Johan-Carl Rost

Click for his father

He was born in Nürnberg Preussen Germany on January 12, 1728.
and was enfeoffed Killingen in Edsleskog. He served as "First
Drummer" at the Västgöta-Dal Regiment.

It  was not only in the march that the drum proved useful to the military. Since its sound traveled far and could be heard despite other noises, the drum became "the very tongue and voice of the Commander ..." as he issued orders to his troops whether on the march, in camp or in garrison. Within the army of each country a series of beats evolved which conveyed instructions to the soldiers from their officers. A drummer had to be able to perform each of these calls with precision. An error, particularly on the field of battle, could result in utter confusion, panic or even defeat. Since some calls had more than one meaning, depending on when it was beaten, each soldier had to be able to recognize not only the call itself, but what it meant at a particular time. Drummers were expected to learn the calls employed by rival armies so that they might keep their officers informed of the enemy's movements.

When a troop was in garrison in a fortress or town, it was not only the soldiers who were affected by the drum calls. Civilians residing in the area soon found their lives regulated to a degree by the same calls. They, like the soldiers, would be awakened by the sound of reveille. They would know when the town gates were being opened or closed to traffic, when special announcements were to be made, or when they were expected to carry a lantern on the streets or face arrest. Even calls which applied only to the military served, because they were part of a prescribed routine, to notify their civilian neighbors of the time of day.


The importance of the drum as a means of communication gave a certain prominence to those who played it. Drummers usually received a higher rate of pay than their fellow soldiers, were often lodged separately in less crowded quarters, and were able to avoid some of the more tiresome duties of soldiers. The most visible sign of his special status was the drummer's colorful uniform.

 It was important for a commander to be able to spot his drummer easily. For this reason the drummer wore a uniform, often elaborately trimmed, which would easily distinguish him from the body of the troops. While undoubtedly a source of pride to its wearer, this uniform could prove a disadvantage in battle. What better way to throw the opposing force into chaos than to prevent it from receiving its orders. When the "voice" of the commander, unarmed and easily visible, was silenced, the advantage belonged to the enemy.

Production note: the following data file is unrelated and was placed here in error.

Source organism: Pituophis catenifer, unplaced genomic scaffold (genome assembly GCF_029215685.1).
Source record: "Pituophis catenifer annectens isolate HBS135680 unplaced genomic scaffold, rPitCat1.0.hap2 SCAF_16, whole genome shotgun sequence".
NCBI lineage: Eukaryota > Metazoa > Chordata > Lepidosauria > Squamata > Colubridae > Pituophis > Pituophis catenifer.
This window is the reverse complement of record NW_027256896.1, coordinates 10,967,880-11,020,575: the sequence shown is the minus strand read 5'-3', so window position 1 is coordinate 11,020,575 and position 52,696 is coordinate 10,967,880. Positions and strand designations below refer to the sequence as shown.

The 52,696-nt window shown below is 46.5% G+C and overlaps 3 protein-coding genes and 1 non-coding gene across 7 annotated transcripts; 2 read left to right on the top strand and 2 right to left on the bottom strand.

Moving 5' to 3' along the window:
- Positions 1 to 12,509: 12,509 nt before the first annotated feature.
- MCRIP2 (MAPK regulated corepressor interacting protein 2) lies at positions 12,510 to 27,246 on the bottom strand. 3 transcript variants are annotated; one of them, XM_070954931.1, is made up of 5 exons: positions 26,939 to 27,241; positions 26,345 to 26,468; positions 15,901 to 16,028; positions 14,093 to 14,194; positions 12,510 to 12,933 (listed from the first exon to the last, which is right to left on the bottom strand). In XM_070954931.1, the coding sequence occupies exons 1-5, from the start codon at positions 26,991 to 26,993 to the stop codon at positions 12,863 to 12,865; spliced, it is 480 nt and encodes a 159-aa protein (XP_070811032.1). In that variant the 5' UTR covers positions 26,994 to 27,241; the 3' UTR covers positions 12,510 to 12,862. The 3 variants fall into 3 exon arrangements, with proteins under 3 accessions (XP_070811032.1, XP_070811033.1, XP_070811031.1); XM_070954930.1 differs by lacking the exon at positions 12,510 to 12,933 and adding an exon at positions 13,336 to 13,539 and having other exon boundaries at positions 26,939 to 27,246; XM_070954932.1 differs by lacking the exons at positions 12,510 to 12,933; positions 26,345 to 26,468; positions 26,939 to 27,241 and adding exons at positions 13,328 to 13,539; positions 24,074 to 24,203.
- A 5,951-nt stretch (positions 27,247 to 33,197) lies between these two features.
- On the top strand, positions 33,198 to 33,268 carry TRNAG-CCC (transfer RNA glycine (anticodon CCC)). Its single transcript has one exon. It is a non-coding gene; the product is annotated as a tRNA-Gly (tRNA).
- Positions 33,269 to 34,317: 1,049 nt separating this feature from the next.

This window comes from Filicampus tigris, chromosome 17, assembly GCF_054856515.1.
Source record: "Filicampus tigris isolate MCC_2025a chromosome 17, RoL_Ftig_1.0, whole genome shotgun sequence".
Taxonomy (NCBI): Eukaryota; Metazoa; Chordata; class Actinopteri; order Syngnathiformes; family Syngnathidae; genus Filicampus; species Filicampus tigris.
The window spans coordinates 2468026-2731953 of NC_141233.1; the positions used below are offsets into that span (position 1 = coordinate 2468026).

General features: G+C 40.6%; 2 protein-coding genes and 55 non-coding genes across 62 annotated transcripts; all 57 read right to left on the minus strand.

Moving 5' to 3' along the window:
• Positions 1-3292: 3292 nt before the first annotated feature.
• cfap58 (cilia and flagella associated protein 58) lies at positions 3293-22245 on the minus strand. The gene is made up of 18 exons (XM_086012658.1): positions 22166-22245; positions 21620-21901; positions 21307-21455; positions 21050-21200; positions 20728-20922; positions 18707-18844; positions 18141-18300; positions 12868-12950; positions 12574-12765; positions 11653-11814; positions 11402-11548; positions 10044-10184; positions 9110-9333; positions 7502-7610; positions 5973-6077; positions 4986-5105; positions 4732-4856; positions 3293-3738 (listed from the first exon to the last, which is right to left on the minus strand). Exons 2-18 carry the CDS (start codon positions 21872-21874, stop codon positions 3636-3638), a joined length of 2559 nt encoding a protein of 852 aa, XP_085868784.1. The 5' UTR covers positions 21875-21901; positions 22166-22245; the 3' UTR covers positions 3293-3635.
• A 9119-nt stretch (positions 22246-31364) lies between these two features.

Johan Carl Rost  went to Sweden as a prisoner of war in 1759???? (He was the first known Rost in Sweden

 This prisoner-of-war idea is something that is  posted on some Swedish genealogy sites.   I believe he was NOT a prisoner of war. a) Sweden had very few own troops at the time. It was standard practice to hire mercenaries (Germany was a large source for such mercenaries, e.g. George Washington's Hessians) for any campaign and this was no exception. b) If he were a prisoner of war, there was no reason for him to be taken back to Sweden since that would cost unnecessary money. Instead, the practice of the times were to exchange prisoners of war so each one got their "own" back. Any discrepancies could always be taken out in money or goods. c) Since the Swedish army lost the war, they retreated back to Sweden. Any Swedish soldier still surviving went back to to his homestead. Any other were still recruited into the army and thus considered a soldier to be used in another campaign and then by Royal decree awarded a cottage and a piece of land (hence Killingen - the King had plenty of land to give away for things like this). If Johann Carl Rost had been a prisoner of war, he certainly would have not been awarded Killingen!    Also, his father was dead. We don't know anything about his mother. He may not have felt he had anything to go back to. In those times, the oldest son (in this case, he was an only child - Rost, the father, dies when the son was 3-4) typically learned a trade in life from the father and prospered (or foundered) in the shadow of the parents. Since his father had died so early, the family could not have too great of an income to live off of. Since the fact that the son is forced to take hire as a lowly mercenary shows that his education was probably near non-existent. If his father had been alive, there would have been plenty of money and expectations of the eldest son to go to the better schools at the time to, hopefully, step into his father's shoes when the time came.  Thank you Kent Birge for this information  

He married Maria Andersdotter She was born  in  1744.

Their Home in Killingen, Edsleskog  It was built in 1739.


They lived here from 1774 and in 1796 the son

Petter Carlson Rost also a drummer takes over the place and the rest of the family moved to Sundgingen, Laxarby.

Maria died here at the age of 58 on April 12, 1802 from a fever and she was buried on April 23,1802

In 1804 Johan Carl Rost moved back with his son Petter in Killingen, Edsleskog. Three years later he moves to his daughters Marta's in Koppungen, Laxarby.  He stayed with her until 1809 when he once again returns to Petter. In 1813 he moves to his daughter Cajsa in Radetorp, Edsleskog.  He died there from a fever on December 12th,1816 at the age of 89. He was buried on December 26,1816..

Their 8 Children:
2 Cajsa Carlsdotter Rost: Born 1768 (My GGG Grandmother)
2 Carl Carlsson Rost: Born 1770
2 Petter Carlsson Rost: Born 1773
2 Olof Carlsson Rost: Born 1776
2 Otto Carlsson Rost: Born1778
2 Andreas Carlsson Rost: Born 1781
2 Marta Carlsdotter Rost: Born 1783
2 Jacob Carlsson Rost: Born 1785

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